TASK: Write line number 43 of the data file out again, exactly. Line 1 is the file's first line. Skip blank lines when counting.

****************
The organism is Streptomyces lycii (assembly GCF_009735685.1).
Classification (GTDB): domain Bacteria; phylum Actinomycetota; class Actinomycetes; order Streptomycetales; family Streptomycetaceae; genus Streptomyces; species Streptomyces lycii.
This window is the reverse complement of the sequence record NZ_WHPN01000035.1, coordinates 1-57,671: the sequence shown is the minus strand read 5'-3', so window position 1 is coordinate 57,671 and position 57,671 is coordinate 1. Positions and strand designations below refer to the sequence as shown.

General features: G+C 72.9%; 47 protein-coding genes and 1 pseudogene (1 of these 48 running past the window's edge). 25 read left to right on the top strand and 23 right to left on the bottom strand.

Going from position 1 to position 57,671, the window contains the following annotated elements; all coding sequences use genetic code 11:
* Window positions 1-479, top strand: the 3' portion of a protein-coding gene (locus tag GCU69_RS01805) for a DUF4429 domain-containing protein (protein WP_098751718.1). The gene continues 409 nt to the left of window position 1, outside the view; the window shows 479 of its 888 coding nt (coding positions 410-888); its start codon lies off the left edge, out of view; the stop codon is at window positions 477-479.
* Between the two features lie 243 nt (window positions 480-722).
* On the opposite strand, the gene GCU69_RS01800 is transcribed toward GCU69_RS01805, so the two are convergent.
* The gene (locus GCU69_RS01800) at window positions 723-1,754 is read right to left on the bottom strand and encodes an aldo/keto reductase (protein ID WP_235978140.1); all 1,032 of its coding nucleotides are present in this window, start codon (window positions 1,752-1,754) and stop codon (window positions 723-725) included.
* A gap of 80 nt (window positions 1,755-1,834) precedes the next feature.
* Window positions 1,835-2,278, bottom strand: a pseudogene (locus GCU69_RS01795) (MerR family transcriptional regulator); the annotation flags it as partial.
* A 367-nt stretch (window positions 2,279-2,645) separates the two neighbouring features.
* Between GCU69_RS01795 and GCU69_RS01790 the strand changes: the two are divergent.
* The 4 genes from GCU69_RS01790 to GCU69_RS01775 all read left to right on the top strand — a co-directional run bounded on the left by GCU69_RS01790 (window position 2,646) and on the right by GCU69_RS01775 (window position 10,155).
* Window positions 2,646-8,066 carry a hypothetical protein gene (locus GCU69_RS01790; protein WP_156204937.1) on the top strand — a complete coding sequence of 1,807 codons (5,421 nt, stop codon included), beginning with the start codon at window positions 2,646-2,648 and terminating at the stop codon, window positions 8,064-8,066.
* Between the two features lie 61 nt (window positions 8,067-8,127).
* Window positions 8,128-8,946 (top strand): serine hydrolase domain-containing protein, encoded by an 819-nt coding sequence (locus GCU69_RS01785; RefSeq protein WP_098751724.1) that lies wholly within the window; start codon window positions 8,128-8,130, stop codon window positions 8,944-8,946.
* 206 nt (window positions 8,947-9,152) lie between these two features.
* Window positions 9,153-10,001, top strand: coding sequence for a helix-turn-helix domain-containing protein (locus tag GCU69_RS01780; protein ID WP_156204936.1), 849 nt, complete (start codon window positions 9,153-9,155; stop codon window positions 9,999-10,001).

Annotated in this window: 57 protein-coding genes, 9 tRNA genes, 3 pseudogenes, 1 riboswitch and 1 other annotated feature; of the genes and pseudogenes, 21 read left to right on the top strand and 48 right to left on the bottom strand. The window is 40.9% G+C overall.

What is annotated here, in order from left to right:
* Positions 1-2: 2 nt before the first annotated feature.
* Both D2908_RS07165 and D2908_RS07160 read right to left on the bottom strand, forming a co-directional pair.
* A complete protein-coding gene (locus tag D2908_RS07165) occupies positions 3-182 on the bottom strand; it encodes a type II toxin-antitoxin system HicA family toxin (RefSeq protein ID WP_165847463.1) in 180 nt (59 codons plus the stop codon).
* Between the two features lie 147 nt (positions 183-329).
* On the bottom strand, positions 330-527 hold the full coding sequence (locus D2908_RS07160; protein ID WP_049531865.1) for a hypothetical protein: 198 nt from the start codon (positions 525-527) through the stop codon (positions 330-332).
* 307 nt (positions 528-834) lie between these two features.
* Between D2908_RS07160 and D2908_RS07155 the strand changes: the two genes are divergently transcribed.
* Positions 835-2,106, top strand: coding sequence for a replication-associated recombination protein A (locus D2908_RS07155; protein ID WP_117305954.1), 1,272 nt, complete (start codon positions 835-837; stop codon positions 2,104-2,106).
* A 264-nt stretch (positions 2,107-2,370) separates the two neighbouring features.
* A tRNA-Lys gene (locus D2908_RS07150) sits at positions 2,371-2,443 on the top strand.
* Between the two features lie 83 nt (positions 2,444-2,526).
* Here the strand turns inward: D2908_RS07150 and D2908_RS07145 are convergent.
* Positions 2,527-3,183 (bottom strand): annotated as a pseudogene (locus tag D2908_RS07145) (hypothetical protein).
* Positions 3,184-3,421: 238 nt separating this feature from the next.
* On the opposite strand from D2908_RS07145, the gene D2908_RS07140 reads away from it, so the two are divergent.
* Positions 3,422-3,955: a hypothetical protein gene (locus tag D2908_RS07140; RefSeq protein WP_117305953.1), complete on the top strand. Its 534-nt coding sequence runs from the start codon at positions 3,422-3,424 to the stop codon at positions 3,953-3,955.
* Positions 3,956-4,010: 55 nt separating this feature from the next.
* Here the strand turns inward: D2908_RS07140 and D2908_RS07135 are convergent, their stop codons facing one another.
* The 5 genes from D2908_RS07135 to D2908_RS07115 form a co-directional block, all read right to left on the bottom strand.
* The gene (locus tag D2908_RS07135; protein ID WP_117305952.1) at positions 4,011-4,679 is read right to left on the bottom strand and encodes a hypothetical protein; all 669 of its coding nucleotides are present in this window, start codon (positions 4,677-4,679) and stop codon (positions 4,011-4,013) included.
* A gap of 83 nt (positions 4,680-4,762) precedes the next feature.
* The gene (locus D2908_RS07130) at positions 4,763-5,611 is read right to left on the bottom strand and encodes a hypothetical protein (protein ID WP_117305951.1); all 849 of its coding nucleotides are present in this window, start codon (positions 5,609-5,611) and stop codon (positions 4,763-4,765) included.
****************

* The gene (locus D2908_RS07130) at positions 4,763-5,611 is read right to left on the bottom strand and encodes a hypothetical protein (protein ID WP_117305951.1); all 849 of its coding nucleotides are present in this window, start codon (positions 5,609-5,611) and stop codon (positions 4,763-4,765) included.